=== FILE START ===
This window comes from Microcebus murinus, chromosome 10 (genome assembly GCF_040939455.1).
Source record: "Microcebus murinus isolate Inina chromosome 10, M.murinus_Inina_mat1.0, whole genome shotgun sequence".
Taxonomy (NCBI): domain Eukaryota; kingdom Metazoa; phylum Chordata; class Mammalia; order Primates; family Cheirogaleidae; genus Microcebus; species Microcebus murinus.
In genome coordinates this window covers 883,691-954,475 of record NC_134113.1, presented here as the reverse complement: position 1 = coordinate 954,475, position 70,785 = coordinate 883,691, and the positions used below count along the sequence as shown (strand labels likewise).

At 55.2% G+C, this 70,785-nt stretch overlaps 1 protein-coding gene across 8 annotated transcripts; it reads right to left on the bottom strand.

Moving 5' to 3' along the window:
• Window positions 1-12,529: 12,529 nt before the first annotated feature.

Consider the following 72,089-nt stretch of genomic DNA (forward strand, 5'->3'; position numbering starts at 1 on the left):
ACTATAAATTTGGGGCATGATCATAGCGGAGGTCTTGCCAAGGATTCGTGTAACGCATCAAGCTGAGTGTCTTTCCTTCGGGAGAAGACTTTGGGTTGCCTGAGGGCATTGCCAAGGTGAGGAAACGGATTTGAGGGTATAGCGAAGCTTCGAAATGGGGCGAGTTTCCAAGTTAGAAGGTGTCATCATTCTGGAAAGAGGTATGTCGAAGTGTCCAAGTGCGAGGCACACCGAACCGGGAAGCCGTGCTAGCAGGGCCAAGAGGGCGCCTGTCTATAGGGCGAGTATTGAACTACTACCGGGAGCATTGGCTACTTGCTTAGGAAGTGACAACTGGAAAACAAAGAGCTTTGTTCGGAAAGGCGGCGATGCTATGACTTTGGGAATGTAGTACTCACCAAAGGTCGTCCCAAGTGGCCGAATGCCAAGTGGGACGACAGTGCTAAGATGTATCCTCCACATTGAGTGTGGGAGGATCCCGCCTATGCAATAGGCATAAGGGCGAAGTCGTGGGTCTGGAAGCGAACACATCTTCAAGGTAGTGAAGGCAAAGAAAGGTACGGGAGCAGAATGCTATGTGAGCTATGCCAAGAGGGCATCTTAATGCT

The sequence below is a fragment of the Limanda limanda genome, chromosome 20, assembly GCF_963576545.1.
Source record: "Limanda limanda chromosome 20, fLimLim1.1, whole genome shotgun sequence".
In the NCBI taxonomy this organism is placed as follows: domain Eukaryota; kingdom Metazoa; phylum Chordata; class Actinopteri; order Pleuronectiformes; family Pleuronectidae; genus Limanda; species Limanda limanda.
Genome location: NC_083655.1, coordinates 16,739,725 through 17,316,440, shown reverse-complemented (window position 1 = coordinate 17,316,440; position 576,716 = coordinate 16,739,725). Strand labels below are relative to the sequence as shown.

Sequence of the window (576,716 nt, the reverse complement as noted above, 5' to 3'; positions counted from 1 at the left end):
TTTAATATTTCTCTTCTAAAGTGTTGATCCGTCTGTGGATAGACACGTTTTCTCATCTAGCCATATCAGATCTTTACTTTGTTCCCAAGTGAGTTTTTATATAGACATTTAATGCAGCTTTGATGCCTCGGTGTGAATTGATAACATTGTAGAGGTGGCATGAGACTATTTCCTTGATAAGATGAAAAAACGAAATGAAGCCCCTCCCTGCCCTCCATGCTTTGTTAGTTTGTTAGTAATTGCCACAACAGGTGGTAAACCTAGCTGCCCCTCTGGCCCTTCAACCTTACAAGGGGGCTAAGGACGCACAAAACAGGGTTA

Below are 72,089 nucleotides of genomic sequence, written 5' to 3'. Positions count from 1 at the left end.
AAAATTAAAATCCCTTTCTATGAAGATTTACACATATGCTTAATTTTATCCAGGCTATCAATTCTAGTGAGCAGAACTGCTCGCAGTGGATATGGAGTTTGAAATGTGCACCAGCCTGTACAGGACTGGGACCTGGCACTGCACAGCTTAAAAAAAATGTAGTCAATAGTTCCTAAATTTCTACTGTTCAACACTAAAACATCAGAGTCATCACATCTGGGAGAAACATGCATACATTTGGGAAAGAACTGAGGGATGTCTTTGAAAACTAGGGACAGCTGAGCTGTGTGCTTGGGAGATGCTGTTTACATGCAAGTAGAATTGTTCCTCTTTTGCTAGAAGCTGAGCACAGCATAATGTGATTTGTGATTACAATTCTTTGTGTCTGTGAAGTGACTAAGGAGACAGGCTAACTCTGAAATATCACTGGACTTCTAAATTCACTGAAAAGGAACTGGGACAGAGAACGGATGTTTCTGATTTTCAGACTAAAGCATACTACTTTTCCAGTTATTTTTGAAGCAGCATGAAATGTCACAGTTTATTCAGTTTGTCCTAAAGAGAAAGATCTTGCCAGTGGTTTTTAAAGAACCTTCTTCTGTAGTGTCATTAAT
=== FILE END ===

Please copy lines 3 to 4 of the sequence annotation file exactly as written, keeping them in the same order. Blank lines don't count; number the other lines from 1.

Taxonomy (NCBI): domain Eukaryota; kingdom Metazoa; phylum Chordata; class Mammalia; order Primates; family Cheirogaleidae; genus Microcebus; species Microcebus murinus.
In genome coordinates this window covers 883,691-954,475 of record NC_134113.1, presented here as the reverse complement: position 1 = coordinate 954,475, position 70,785 = coordinate 883,691, and the positions used below count along the sequence as shown (strand labels likewise).